A five-point scale was used by inspectors in the trial, firstly to avoid reference to current judgements and secondly to increase the variability possibilities in scoring. This again will be a part of the further trialing.
|This aspect is embedded in practice (many examples of exceptional teaching)||This aspect is embedded with minor points for development (leaders taking action to remedy minor shortfalls)||This aspect is sufficient but there are some weaknesses overall in a number of examples (identified by leaders but not yet remedying)||Major weaknesses evident (leaders have not identified or started to remedy weaknesses)||This aspect is absent in practice||Unable to score this indicator as not observed in the time provided|
The model is designed to contribute to school-level evaluation rather than evaluation of a single teacher, and in that way to sit alongside the assessment of the curriculum and impact more effectively on the judgement of the quality of education.
This means that the subject or department (or similar) is the key unit of interest under which lesson visits will be carried out. This is known as the “deep dive”.
The aim of the “deep dive” is to allow inspectors to gather evidence to form an accurate evaluation of how education flows from intention to implementation and finally to impact within a school. In primary schools inspectors will always undertake this in reading as well as one or more foundation subjects. This will always include a subject being taught in school at the time inspectors are on-site. Inspectors will also often include mathematics in the “deep dive”. For secondary schools the “deep dive” will typically focus on a sample of between four and six subjects, with the aim of looking at a wide variety of pupils in differing year groups across that sample.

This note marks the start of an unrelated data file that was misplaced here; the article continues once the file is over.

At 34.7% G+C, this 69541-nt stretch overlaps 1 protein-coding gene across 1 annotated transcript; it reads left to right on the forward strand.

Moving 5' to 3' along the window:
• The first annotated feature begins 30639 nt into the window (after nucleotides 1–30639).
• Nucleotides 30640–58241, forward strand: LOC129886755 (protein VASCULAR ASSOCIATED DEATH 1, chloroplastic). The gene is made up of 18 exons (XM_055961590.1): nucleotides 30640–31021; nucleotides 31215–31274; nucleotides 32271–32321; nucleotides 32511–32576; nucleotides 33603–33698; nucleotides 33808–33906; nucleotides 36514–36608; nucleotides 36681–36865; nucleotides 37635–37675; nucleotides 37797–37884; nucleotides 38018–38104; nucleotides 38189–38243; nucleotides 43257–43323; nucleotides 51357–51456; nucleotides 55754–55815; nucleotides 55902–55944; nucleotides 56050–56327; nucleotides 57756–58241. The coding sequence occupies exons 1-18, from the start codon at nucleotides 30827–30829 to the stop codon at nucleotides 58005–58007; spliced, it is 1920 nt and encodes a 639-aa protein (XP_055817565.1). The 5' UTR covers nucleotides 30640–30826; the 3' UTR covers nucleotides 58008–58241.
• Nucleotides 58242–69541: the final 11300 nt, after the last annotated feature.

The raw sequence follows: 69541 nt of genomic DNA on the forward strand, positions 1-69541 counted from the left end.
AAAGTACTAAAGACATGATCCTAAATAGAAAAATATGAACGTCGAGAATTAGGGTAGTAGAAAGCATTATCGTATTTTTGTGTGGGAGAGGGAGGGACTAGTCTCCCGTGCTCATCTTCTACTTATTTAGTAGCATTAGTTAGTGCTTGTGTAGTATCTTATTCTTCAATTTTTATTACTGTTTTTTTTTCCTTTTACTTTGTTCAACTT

This will place a much closer focus on subject leaders or department heads. They will be key players in any inspection and need to have a very clear idea of the position and direction of travel of their subject, along with the evidence to back up judgements. There are implications for schools being much more focused on the processes and outcomes of self-evaluation and being able to demonstrate the monitoring, evaluation, action, impact cycle being a part of everyday practice.
Our Online Tool for Recording and Analysing Lesson Visits
However you choose to carry out your Lesson Observations or Lesson Visits going forward, our online tool can help you record and analyse them with ease. Forms can be custom built to match your own framework, or you can choose to use our comprehensive framework which incorporates the new Ofsted criteria.
To book a free, no-obligations online demo click here.
The Original Indicators
- Teachers use subject expertise, knowledge and practical skills to provide learning opportunities
- Teachers ensure there is an equality of opportunity for all learners to access every lesson, as building blocks to the wider curriculum
- Strategies to support reading/vocabulary understanding/numeracy are in place for pupils who need it/cannot access the curriculum
- The content of the lesson is suitably demanding
- The lesson content is appropriate to the age group and does not lower expectations
- There is a logical sequence to the lesson
- Teachers provide opportunities to recall and practise previously learned skills and knowledge
- Assessment provides relevant, clear and helpful information about the current skills and knowledge of learners
- Teachers demonstrate good communication skills
- Teachers’ use of presentation allows pupils to build knowledge and make connections
- Teachers use relevant and appropriate resources during presentation to clarify meaning to pupils
- Teachers possess good questioning skills
- Teachers give explicit, detailed and constructive feedback in class
- Teachers effectively check for understanding
- Teachers create supportive classrooms focused on learning
- Teachers create focused classrooms through their high expectations for pupils
- Teachers communicate clear and consistent expectations which are understood and followed
- Pupils’ behaviour contributes to the focus on learning
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[…] further information on the new Ofsted Education Inspection Framework, see our blogs ‘Meeting the New Ofsted Criteria for Lesson Observation’ and ‘4 Points to Note About the New Ofsted […]
[…] Visits to a deliberately and explicitly connected sample of lessons – inspectors are assessing a sequence of lessons not an individual lesson; they will not grade individual lessons. Inspectors approach to lesson observation is set out in ‘How valid and reliable is the use of lesson observation in supporting judgements on the quality of education? – Ofsted June 2019’ (which we blogged about here). […]